Ukraine war has 'deadly' impact on Arab region: Blinken

AFP , Wednesday 30 Mar 2022

Russia's invasion of Ukraine is having a "deadly" impact and threatening security in the Arab world, particularly through spiraling wheat prices, US Secretary of State Antony Blinken said in Algiers Wednesday.

Antony Blinken
US Secretary of State Antony Blinken gives a news conference at the US embassy, on March 30, 2022, in the Algerian capital Algiers. AFP

He was speaking on the final leg of a trip that began with an unprecedented summit in an Israeli kibbutz, attended by Blinken and the foreign ministers of Egypt, the Jewish state, and three Arab countries that normalized ties with it in 2020.

Addressing journalists in Algiers, he said that while Russia's invasion of Ukraine seemed distant, it has already had "deadly consequences for citizens in the region".

"It's having a direct impact on their lives right now, particularly with regard to rising food prices... especially wheat," he said.

This poses "grave threats to security" in Arab countries, he added.

North African nations are heavily dependent on wheat imports and Blinken earlier said they were facing "disaster" over the massive shock the war dealt to already tight supplies.

Both Russia and Ukraine are major wheat producers, and Moscow also exports vast amounts of oil and gas.

Blinken said there was "a clear aggressor and a clear victim" in the Ukraine conflict.

"It's important to stand with the victim and to stand for the principles that have also been violated," he said.

Blinken met Algeria's President Abdelmadjid Tebboune after holding talks with Foreign Minister Ramtane Lamamra.

It was his first visit as a top US diplomat to the North African country, a Moscow ally, and a major gas producer that has faced calls to boost exports to Europe after prices soared.

But Blinken made no mention of that subject during a press conference after his meetings on Wednesday.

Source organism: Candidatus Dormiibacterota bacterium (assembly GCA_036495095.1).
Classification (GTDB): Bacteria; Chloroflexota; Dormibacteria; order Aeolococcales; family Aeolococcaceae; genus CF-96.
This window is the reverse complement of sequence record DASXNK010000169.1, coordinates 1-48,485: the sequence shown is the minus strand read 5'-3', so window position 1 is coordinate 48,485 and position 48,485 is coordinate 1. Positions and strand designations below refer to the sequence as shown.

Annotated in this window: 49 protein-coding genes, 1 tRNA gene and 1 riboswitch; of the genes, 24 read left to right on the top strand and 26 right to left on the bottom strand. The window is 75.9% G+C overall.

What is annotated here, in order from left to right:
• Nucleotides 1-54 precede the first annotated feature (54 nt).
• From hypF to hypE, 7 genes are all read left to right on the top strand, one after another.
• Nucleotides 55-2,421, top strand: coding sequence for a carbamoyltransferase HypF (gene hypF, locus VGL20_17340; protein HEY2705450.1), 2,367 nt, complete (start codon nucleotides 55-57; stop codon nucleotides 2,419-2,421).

Soured Ties 

The top US diplomat had flown in on Wednesday morning from Algeria's arch-rival Morocco, which in 2020 normalized ties with Israel under a deal that sparked renewed tensions between Algiers and Rabat over the disputed territory of Western Sahara.

Relations between Washington and Algiers had also soured as a result of Morocco's normalization deal, brokered under then-president Donald Trump.

As a quid pro quo for normalization, the Trump administration recognized Moroccan sovereignty over Western Sahara, a phosphate-rich desert territory where Algeria has long backed the Polisario independence movement.

In Rabat on Tuesday, Blinken had voiced support for a Moroccan autonomy plan for the Western Sahara, which he described as "serious, credible and realistic".

In Algiers on Wednesday, he refrained from mentioning the Moroccan plan, instead of voicing Washington's support for United Nations mediation.

"We're very focused on diplomacy and on advancing a resolution through diplomacy," he said, insisting that there had been "no changes" in Washington's position.

US 'Values' UAE Ties 

Officials in Algeria, a longtime supporter of the Palestinian cause, have voiced concerns over Morocco's normalization with Israel, particularly over the possibility their rival could access advanced Israeli military technology.

Blinken on Wednesday re-emphasized that the normalization process was "not a substitute for dealing with the conflict between Israelis and Palestinians" and reaching a two-state solution.

Israel was keen to cast its summit, attended by the foreign ministers of Morocco, Bahrain, and the United Arab Emirates, as an alliance of powers against its arch-foe Iran.

Bahrain and the UAE were the other countries to strike normalisation deals with Israel in the last months of the Trump administration.

Israel is fighting a regional shadow war against Iran and accuses it of seeking a nuclear bomb, something Tehran denies.

The summit in Israel came after the UAE has come under cross-border missile and drone attacks from Yemen's Iran-backed Houthi rebels.

Blinken said Wednesday that during talks with the UAE's de facto ruler -- Abu Dhabi's Crown Prince Mohammed bin Zayed -- the day before he had expressed his support.

"One of the things I made very clear to him is the value that we attach to that partnership," he said.

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